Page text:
When the pipe was filled, the old chief lighted it and pointed the stem to the east, to the south, to the west and to the north, then up to the sky, and then down to the ground. Then he rested the bowl of the pipe on the buffalo chip and said, "Sun's Road, come here." When he had come close, the chief said, "Take hold of this pipe and draw on it five times." The old man held the pipe, and so did Sun's Road, until he had drawn five times on the pipe. Then the chief said, "Now do you hold the pipe," and Sun's Road held it while the old man took his hands away, and he said: "Sun's Road, pass your hands all down the stem and over the pipe, and then rub your hands over your face and head, and over your arms and body and legs. Then hand me the pipe." Sun's Road did as he was bade. Then the old man put his hand on the buffalo chip and said to Sun's Road, "Did you see bulls?"
And Sun's Road answered, "I saw them."
The old man pulled in the chip a little way toward himself.
"Did you see cows?"
"I saw them."
The chief moved the chip a little further toward himself.
"Did you see two-year-olds?"
"I saw them."
Standing Water moved the chip a little further toward himself.
"Did you see yearlings?"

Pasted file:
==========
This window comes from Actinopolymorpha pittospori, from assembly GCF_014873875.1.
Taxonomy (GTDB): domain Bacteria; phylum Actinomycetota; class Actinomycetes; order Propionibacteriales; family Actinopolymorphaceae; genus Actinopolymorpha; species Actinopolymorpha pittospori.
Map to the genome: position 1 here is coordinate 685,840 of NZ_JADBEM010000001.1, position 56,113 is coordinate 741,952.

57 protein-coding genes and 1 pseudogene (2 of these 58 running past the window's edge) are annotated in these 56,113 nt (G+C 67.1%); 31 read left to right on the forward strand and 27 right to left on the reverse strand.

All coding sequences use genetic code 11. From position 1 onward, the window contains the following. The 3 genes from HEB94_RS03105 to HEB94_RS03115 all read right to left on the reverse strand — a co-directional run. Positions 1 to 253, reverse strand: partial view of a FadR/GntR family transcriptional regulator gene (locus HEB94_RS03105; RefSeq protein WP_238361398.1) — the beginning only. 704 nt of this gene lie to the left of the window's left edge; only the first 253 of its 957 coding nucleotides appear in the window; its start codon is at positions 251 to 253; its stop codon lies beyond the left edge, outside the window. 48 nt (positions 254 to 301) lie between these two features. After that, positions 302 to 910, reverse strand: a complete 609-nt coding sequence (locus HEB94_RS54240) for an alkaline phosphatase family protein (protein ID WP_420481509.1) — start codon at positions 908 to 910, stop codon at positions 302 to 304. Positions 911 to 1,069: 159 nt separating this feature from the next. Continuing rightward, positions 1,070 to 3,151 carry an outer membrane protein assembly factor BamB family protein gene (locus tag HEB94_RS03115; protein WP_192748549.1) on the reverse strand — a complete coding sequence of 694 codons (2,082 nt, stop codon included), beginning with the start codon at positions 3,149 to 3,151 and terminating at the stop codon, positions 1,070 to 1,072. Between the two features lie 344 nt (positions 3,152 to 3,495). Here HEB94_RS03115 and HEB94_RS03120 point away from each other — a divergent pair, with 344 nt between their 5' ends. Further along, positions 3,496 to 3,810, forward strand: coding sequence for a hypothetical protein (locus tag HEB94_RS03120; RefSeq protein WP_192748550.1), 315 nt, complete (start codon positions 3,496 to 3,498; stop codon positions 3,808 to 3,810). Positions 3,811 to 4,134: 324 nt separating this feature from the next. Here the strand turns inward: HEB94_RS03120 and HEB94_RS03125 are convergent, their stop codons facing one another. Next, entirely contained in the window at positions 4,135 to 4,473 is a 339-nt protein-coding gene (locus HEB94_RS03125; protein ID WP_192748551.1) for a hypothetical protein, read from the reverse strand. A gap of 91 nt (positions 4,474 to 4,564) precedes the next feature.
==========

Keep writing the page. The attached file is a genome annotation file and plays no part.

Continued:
"I saw them."
"Did you see small calves?"
"I saw them."
After each answer the chip was moved nearer the chief, and when all the questions had been answered it was close to his body. Then Standing Water lifted up his hands toward the sky and thanked He amma wihio for all his goodness to the people.
Standing Water cleaned out the pipe, emptied the ashes on the chip in four piles and left them there. He put his pipe in its sheath and said to the people: "Now, let none of you people go around toward the left and pass in front of this chip—between it and the camp. Back off and all go around behind it, on the side toward the buffalo. If you should pass in front of it that might make the buffalo all go away." All the people went around it, as they had been told to do.
The chiefs mounted and all rode up on the ridge and all saw the buffalo. The chiefs said: "Now here we will divide into two parties; let half go to the right and half to the left. The chiefs will go straight down from here. Let one party go around below the buffalo, and the other party on the upper side. When you get to your places let all make the charge at the same time."
Sun's Road watched where his girl was riding, and when he saw that she went to the right he went that way too, and she saw him on his fine horse. They charged down on the buffalo and he rode close to a fat cow and killed it.
The people killed plenty of buffalo and took much meat back to the camp and ate, and all were happy.
A day or two afterward someone who was out saw the buffalo quite close and coming toward the river. They went out and chased them and again killed plenty. Two or three days later the buffalo began to come down to the river and then to cross the river and to feed in the hills about the camp. The people stayed in this camp for a long time and killed many buffalo and made plenty of robes.